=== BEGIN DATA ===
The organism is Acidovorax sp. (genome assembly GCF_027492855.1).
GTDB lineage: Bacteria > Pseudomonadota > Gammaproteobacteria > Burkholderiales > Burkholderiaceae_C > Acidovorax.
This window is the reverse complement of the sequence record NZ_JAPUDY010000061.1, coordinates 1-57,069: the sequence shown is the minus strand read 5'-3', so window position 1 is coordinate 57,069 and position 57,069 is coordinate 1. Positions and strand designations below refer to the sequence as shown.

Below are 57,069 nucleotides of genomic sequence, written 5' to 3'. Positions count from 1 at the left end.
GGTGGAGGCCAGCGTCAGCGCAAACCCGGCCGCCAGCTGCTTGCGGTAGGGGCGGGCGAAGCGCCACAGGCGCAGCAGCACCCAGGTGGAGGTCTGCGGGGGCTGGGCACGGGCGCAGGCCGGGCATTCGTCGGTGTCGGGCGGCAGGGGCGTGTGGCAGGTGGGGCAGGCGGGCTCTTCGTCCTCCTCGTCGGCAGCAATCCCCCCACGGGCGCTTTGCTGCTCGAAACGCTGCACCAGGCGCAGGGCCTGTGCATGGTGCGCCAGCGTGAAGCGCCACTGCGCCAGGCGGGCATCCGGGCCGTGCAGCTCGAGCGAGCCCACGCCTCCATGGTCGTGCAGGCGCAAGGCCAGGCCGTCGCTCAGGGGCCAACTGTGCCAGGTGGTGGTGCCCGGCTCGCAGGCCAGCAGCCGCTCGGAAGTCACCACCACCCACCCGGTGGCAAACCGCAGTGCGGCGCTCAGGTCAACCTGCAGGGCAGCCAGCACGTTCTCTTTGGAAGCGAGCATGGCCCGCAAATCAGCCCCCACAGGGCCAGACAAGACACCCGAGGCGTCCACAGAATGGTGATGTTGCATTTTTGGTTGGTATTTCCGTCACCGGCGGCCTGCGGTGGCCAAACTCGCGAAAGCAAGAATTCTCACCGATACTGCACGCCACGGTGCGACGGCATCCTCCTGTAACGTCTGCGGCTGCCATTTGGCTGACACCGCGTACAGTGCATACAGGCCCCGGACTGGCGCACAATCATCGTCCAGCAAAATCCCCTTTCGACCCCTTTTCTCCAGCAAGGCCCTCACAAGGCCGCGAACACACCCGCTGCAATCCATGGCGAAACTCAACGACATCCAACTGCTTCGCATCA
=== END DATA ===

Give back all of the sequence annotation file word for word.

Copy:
The organism is Acidovorax sp. (genome assembly GCF_027492855.1).
GTDB lineage: Bacteria > Pseudomonadota > Gammaproteobacteria > Burkholderiales > Burkholderiaceae_C > Acidovorax.
This window is the reverse complement of the sequence record NZ_JAPUDY010000061.1, coordinates 1-57,069: the sequence shown is the minus strand read 5'-3', so window position 1 is coordinate 57,069 and position 57,069 is coordinate 1. Positions and strand designations below refer to the sequence as shown.

Below are 57,069 nucleotides of genomic sequence, written 5' to 3'. Positions count from 1 at the left end.
GGTGGAGGCCAGCGTCAGCGCAAACCCGGCCGCCAGCTGCTTGCGGTAGGGGCGGGCGAAGCGCCACAGGCGCAGCAGCACCCAGGTGGAGGTCTGCGGGGGCTGGGCACGGGCGCAGGCCGGGCATTCGTCGGTGTCGGGCGGCAGGGGCGTGTGGCAGGTGGGGCAGGCGGGCTCTTCGTCCTCCTCGTCGGCAGCAATCCCCCCACGGGCGCTTTGCTGCTCGAAACGCTGCACCAGGCGCAGGGCCTGTGCATGGTGCGCCAGCGTGAAGCGCCACTGCGCCAGGCGGGCATCCGGGCCGTGCAGCTCGAGCGAGCCCACGCCTCCATGGTCGTGCAGGCGCAAGGCCAGGCCGTCGCTCAGGGGCCAACTGTGCCAGGTGGTGGTGCCCGGCTCGCAGGCCAGCAGCCGCTCGGAAGTCACCACCACCCACCCGGTGGCAAACCGCAGTGCGGCGCTCAGGTCAACCTGCAGGGCAGCCAGCACGTTCTCTTTGGAAGCGAGCATGGCCCGCAAATCAGCCCCCACAGGGCCAGACAAGACACCCGAGGCGTCCACAGAATGGTGATGTTGCATTTTTGGTTGGTATTTCCGTCACCGGCGGCCTGCGGTGGCCAAACTCGCGAAAGCAAGAATTCTCACCGATACTGCACGCCACGGTGCGACGGCATCCTCCTGTAACGTCTGCGGCTGCCATTTGGCTGACACCGCGTACAGTGCATACAGGCCCCGGACTGGCGCACAATCATCGTCCAGCAAAATCCCCTTTCGACCCCTTTTCTCCAGCAAGGCCCTCACAAGGCCGCGAACACACCCGCTGCAATCCATGGCGAAACTCAACGACATCCAACTGCTTCGCATCA